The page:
Sunday, October 28, 2012

Hurricane Sandy Could Cause Severe Storm Surge in Brooklyn, NYC and NJ

Abcgolocal's Hurricane Sandy Doppler tracking map.

The above map rendered late Saturday shows various models of Hurricane Sandy's projected path starting to converge along the heavier violet line, curving through Philadelphia. If the superstorm actually takes this tack, landfall will take place somewhere between Delaware and New York City.

Forecasters say this route (plus the full moon and high tide) will likely cause significant -- possibly record-breaking -- storm-surge for New York City.

Storm surge is water that is pushed toward the shore by the force of a strong storm or hurricane. This advancing surge combines with the normal tides to flood roads, homes and infrastructure. FEMA warns that the greatest potential for loss of life related to a hurricane is from storm surge.

In Brooklyn: Coney Island, Bay Ridge, Fort Hamilton, Bath Beach, parts of Red Hook and Gowanus, Brooklyn Bridge Park, Fulton Ferry, parts of DUMBO and Vinegar Hill, the Navy Yard, parts of Williamsburg, parts of Greenpoint, and Brighton Beach have a strong chance of high storm surge.

Manhattan Beach, Marine Park, Gerritsen Beach and most of the Rockaways have a good chance of storm surge.

Other Boroughs: See maps below.

According to the National Hurricane Center, the areas shaded blue, above, have a 60 percent chance of exceeding 2 - 3 feet of surge. (Areas shaded light grey have a 60 percent chance of exceeding 0 - 2 feet of surge.)

Now, looking at a worst-case scenario, the areas shaded aqua blue (cyan) above have a 10 percent chance of exceeding 7 - 9 feet of storm surge!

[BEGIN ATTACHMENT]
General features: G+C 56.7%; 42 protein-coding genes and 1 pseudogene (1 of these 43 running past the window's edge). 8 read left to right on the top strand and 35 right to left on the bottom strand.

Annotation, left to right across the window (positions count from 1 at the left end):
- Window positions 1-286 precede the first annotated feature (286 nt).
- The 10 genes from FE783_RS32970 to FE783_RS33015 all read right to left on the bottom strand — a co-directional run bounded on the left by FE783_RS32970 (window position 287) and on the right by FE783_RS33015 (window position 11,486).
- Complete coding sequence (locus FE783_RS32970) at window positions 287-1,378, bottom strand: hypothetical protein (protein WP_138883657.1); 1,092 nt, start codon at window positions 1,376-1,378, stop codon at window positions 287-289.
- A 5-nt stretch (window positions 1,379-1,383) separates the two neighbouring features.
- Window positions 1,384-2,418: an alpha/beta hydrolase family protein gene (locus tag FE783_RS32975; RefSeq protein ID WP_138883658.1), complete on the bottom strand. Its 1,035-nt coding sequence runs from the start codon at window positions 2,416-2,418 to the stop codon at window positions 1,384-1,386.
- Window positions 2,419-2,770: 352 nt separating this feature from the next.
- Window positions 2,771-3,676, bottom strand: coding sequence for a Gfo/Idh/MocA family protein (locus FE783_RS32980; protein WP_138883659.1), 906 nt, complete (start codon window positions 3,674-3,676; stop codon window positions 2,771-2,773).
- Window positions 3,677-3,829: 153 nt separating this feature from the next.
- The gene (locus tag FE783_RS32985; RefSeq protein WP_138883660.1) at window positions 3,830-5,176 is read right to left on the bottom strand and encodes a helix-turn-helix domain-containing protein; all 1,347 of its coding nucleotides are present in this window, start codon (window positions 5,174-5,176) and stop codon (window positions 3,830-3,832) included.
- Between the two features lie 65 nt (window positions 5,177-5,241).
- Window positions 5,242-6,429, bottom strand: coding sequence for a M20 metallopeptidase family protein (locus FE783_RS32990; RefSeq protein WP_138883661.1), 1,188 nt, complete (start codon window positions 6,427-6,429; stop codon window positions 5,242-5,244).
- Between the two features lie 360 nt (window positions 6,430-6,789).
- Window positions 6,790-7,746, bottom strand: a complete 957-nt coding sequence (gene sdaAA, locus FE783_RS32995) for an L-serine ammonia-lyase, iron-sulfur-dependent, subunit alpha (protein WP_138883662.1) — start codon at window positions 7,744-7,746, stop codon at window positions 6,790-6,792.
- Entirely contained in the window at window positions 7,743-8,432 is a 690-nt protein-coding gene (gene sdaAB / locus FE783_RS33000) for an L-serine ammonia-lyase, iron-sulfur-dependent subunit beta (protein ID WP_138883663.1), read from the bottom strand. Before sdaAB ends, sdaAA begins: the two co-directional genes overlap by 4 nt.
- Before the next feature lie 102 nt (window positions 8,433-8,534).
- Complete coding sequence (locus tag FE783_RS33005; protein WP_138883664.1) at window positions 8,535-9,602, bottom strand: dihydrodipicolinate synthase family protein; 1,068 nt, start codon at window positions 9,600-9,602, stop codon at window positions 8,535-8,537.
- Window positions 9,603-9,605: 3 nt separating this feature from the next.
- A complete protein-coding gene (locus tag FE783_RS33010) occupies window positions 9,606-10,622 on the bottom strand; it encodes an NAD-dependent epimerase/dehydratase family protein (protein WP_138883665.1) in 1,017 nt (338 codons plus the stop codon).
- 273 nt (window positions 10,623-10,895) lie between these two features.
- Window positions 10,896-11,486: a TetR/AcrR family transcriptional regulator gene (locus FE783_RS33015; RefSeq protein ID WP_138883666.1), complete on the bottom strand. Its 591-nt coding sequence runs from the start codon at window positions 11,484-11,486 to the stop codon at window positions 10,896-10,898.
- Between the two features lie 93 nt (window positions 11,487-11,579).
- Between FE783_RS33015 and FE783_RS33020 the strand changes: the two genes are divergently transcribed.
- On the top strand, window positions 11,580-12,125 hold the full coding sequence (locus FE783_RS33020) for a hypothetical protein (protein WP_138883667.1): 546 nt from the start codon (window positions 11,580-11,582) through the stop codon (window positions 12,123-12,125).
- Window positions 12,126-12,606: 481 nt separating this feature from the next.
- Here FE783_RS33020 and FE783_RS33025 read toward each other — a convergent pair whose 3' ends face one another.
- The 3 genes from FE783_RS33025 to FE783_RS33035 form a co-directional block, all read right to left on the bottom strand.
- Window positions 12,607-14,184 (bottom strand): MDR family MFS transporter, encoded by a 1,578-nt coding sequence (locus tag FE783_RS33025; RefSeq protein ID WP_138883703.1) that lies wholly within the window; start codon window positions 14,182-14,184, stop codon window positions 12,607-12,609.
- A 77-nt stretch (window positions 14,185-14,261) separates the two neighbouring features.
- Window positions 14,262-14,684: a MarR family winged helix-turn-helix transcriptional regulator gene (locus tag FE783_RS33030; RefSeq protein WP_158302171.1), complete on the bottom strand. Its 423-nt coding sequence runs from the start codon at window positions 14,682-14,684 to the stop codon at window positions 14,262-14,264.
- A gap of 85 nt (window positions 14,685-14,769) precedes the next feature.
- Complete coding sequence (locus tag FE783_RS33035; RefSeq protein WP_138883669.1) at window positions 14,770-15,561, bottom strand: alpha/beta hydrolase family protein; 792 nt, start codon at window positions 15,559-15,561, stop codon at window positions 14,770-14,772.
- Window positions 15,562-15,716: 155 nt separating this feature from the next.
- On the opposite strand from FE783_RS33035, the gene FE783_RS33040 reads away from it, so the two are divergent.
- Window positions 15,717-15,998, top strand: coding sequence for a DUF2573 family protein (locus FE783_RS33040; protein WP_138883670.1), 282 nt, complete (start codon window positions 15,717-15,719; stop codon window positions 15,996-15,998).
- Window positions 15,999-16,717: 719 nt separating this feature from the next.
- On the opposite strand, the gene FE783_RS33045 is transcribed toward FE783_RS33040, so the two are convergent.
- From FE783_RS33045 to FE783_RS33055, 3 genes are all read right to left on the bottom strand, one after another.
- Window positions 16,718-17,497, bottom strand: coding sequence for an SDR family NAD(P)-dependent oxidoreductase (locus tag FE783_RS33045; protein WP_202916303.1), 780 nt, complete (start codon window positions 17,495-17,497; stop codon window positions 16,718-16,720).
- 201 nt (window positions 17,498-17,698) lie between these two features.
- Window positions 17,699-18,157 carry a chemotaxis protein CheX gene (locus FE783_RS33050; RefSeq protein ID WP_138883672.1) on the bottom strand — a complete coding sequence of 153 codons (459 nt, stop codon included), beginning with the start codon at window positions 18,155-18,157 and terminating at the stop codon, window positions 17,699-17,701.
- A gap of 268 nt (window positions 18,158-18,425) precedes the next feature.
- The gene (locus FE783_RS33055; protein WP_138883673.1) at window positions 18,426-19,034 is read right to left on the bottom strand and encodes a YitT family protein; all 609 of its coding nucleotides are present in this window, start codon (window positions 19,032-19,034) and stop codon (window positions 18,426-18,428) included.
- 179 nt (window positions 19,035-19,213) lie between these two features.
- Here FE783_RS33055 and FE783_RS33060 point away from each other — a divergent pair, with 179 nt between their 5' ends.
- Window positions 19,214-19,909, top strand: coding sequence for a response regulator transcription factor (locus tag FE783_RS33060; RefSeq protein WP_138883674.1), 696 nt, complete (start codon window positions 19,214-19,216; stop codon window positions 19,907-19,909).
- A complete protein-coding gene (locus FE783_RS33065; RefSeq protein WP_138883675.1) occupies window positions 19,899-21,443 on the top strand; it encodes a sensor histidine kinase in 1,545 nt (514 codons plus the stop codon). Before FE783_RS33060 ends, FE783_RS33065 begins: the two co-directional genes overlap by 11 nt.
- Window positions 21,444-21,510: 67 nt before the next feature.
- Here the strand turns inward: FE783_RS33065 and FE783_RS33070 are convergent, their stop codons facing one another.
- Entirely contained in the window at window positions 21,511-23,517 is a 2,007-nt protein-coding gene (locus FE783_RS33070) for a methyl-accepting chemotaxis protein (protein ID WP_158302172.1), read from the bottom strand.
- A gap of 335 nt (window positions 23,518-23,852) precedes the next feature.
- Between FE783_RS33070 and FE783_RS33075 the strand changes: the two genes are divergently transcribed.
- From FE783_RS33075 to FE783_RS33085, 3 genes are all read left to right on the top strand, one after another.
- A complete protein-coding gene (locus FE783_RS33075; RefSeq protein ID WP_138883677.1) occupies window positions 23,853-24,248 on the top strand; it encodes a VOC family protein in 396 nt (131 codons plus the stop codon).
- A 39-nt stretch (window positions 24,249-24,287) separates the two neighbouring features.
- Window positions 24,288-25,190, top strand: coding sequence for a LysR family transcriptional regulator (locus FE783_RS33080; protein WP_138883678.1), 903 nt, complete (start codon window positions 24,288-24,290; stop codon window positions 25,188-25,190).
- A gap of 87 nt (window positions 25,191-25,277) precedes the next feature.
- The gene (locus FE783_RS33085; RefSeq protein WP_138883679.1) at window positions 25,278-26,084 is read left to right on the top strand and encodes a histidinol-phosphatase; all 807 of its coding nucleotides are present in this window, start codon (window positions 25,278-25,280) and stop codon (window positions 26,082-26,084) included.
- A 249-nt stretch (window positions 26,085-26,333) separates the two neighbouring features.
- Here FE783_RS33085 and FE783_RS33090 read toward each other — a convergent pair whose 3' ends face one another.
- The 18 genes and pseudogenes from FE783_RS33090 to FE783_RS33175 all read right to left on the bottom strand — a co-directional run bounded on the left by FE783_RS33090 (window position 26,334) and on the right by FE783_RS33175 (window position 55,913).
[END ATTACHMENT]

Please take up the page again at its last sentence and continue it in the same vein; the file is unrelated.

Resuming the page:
The dark green areas have a 10 percent chance of exceeding 9 - 11 feet of surge. Dark grey: 5 - 7 feet; light blue: 3 - 5 feet; dark blue: 2 - 3 feet. (Let's hope we don't have the worst-case scenario.)

Residents in any of the waterfront areas mentioned above -- or who live in ZONE A  -- are advised to pack their Go Bags Sunday morning, call friends or relatives who live further inland and ask if you can crash for a day or two. (If your friends all live in low-lying areas, get together and split a hotel room further inland.) BTW, Staten Islanders should seriously consider getting off the island.

Here's the link to New York City's Hurricane Zone Map (.pdf) and list of evacuation centers. Even easier, you can type in your address here to find out if you are in an evacuation zone. (Each block is different) Or, you can call 3-1-1.

You must travel before the MTA starts shutting down subways, which could will start at 7 p.m. Sunday. Once you find someplace safe to stay . . . stay there. Depending on when the storm hits, the New York City subway system could be flooded.

Go to McBrooklyn's HOME PAGE.

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